Internet access is required. Security procedures are followed to protect confidentiality. For more information, please contact Claire Soete at csoete@cid.edu or 314.977.0175.

HOME VISITS

A young child’s home is best environment in which to learn to listen and talk. CID parent educators travel an hour or more to homes in rural Missouri and southern Illinois to provide coaching sessions for parents and caregivers. Through demonstration and coaching, they empower parents and families to help their children learn. They also teach caregivers about hearing loss, cochlear implants and hearing aids, and what to expect when raising a child with hearing loss, one step at a time.

toddlers with hearing aids interact with their teacher at CID

TYPICAL TODDLER CLASS

SMALL GROUP ACTIVITIES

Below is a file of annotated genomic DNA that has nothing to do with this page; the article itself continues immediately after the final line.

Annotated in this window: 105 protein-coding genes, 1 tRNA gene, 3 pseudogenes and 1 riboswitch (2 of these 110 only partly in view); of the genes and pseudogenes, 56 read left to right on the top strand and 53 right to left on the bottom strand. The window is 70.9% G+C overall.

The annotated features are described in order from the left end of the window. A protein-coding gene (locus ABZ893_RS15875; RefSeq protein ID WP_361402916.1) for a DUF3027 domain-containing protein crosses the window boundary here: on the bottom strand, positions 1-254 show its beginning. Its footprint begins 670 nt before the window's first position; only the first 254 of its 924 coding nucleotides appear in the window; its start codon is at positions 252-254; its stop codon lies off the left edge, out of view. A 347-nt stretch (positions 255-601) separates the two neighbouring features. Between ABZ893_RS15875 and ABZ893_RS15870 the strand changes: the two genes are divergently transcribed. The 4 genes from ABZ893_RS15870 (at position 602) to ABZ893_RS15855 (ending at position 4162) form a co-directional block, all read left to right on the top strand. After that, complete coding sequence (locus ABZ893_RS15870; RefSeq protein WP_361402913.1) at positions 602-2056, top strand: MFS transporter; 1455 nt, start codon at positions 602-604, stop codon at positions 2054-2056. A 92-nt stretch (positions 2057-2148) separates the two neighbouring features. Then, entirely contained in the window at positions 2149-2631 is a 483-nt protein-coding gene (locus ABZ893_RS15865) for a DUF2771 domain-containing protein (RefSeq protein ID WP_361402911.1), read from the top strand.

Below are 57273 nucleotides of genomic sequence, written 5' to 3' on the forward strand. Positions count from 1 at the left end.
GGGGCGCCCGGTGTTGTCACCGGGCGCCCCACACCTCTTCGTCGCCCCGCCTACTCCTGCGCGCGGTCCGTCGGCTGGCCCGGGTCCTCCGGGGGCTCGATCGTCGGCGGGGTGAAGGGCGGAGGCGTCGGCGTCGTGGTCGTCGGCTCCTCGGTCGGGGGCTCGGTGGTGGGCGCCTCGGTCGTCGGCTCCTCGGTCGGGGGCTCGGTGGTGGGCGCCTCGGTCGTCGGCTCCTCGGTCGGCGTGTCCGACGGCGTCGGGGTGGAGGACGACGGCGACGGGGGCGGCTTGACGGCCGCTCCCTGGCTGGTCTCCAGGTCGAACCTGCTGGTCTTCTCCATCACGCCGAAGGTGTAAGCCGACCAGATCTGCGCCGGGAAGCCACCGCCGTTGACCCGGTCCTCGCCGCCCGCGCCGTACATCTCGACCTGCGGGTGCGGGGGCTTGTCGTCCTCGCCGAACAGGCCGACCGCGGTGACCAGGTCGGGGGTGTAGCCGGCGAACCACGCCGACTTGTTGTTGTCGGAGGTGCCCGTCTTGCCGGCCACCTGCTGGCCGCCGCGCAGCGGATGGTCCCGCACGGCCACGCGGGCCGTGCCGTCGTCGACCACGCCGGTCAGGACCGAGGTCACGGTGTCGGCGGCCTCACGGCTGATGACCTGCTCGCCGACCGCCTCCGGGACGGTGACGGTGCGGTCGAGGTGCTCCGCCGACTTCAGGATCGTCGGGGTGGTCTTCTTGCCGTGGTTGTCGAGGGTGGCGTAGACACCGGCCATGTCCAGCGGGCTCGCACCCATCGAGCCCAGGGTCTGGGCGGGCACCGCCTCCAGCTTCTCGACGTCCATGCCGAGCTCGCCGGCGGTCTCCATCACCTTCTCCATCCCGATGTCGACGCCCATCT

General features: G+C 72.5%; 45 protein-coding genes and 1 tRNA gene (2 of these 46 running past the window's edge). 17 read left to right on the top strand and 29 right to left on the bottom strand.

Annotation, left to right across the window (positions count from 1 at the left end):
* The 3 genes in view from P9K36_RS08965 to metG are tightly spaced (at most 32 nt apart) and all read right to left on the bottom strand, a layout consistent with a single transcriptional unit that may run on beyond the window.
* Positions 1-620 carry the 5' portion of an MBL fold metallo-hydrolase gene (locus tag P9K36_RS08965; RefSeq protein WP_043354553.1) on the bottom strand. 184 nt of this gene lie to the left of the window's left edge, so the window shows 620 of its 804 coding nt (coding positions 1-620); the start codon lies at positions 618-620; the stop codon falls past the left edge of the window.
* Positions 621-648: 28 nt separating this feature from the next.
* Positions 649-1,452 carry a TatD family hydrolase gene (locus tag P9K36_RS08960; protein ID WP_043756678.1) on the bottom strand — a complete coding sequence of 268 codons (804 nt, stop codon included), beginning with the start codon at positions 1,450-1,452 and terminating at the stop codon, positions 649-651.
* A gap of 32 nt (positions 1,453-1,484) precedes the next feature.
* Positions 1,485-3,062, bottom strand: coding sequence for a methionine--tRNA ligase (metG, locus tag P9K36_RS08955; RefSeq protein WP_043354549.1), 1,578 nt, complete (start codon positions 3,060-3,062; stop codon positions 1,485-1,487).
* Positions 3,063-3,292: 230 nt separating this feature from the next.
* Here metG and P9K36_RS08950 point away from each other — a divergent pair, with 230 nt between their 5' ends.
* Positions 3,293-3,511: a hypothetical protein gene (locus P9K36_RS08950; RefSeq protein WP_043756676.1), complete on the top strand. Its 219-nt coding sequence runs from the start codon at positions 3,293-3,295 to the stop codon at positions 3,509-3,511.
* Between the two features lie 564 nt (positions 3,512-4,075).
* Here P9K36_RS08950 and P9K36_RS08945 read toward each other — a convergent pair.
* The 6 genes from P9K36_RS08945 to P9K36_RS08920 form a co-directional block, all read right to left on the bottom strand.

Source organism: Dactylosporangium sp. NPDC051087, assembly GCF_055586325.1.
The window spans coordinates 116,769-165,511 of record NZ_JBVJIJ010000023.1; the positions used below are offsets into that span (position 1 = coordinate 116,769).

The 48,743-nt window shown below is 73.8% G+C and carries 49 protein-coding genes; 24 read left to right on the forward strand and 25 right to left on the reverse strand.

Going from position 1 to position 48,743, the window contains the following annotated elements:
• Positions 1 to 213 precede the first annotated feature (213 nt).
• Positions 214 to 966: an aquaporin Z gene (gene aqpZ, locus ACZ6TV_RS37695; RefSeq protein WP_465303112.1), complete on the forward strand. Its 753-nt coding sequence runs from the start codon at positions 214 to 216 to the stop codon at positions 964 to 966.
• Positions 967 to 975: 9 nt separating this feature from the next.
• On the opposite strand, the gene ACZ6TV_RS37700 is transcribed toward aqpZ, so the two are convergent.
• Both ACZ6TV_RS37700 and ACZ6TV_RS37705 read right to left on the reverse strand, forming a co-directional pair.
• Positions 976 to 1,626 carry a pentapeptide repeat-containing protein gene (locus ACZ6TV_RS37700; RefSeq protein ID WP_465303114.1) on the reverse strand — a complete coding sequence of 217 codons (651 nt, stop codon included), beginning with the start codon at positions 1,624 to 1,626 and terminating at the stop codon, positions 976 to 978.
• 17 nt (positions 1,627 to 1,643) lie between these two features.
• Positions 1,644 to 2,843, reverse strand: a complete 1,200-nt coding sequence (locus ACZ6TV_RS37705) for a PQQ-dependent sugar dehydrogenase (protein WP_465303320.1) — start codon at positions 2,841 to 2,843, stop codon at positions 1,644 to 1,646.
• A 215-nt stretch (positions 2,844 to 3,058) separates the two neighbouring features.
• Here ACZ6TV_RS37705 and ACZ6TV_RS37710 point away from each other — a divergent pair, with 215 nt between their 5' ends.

Device Check and Cognitive Play
The teachers greet the studentsĀ and encourage them to hang up their jackets and backpacks. While the children do puzzles and matching or sorting activities, the teachers check their listening devices.

Opening Circle Time
Circle time begins with a song to welcome each child to class. They learn to listen for their names. They also learn their friends’ names. The teachers lead them in theme-related songs and finger plays. Children learn to listen to the rich, melodic aspects of speech and language through music and song. Even children with little spoken language enjoy participating in favorites like ā€œOld MacDonaldā€ and ā€œThe Wheels on the Bus.ā€

Guided Developmental Play
Children learn best through play. The children play and engage in theme-related activities. The teachers incorporate targeted vocabulary and language along with the language of play, for example:Ā ā€œMy turn. I want the ball.Ā Uh-oh, the car is stuck!Ā Ssshh. Night, night, Baby!ā€ PlayĀ themesĀ relate to a 2-year-oldā€™s real life experiences, such as ā€œhome and family,ā€ ā€œfallā€ and ā€œpets.ā€

Snack
During snack time, the teachers encourage the children to use functional language,Ā for example:Ā “I want some juice. More, please.”